Advocates say its greatest use actually might come not in preventing headline-grabbing murderous sprees, but in helping families deal with loved ones who are in danger of taking their own lives or who might be so angry or distraught that they could turn a gun on family members.

When about two-thirds of gun-related deaths are suicides, and homicides involving family members are far too frequent, enabling family members to remove weapons from the home can save lives, both their own and that of a potential suicide victim.

Of course, the actual success of this measure cannot be judged yet.  But, as gun-control advocate Amanda Wilcox says, “It’s hard to know how much it will be used or how much it will prevent.  It only takes avoiding one loss for this to be worth it.”

Is this REALLY where we should be spending all that money?

News came out today that Bill and Melinda Gates have made a $1 million donation to support a Washington state bill that would require background checks on all gun purchases.  On its face, this is great news, as the Gateses join fellow super-rich folks like Michael Bloomberg, Paul Allen, Steve Ballmer, and Nick Hanauer in donating towards sensible gun control initiatives.  And, while I wholeheartedly support any attempts to mandate background checks and any other measures that would limit gun violence, I was also a bit saddened to realize just how much money is being spent on this nonsensical debate.

Many are celebrating the Gateses donation, including Cliff Schecter at the Daily Beast:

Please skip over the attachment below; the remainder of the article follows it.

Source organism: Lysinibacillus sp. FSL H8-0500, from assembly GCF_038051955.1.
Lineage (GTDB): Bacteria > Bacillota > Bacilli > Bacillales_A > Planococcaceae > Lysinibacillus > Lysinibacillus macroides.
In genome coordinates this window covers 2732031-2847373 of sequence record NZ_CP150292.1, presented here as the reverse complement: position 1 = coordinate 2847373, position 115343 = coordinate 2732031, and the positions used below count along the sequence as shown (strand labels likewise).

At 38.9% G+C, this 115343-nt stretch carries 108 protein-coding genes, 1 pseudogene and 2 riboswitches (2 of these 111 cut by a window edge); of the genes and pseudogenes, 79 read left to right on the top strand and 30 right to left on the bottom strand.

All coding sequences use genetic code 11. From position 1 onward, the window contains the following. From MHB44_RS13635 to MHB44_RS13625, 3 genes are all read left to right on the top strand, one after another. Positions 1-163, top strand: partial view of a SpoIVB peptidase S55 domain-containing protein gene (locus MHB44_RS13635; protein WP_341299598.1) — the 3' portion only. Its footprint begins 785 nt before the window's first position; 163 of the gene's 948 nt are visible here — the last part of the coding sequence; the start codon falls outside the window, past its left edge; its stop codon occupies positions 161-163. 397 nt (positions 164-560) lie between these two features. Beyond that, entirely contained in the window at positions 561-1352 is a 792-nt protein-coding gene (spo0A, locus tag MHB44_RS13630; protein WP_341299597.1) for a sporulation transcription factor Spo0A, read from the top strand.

Gates’s fame brings more attention and further legitimizes the initiative in a way that almost nobody else could. Once the Gates Foundation made it a priority to combat malaria around the world in 2000, it brought down deaths due to the insect-borne disease by 20 percent in 11 years, saving the lives of 1 million African children in the process.

Gates has the ability to grab headlines and make an issue go viral with the constant media coverage he receives, and the financial ability, if he wins, to fund similar efforts around the country. His involvement could be the answer to the public health crisis that makes American children 93 percent of those murdered in the 26 high-income countries around the world.

But, in those paragraphs lies the most tragic part of the entire debate, namely that so much money is being spent on it that could better be spent on other things.  The Gates Foundation has already shown the good that can be done by philanthropic billionaires, and its malaria prevention effort has already saved more lives than any gun control effort ever could.  And, sure, the million dollars donated in Washington is dwarfed by the budget his Foundation spends fighting disease, but even that million dollars could do a world of good if spent elsewhere.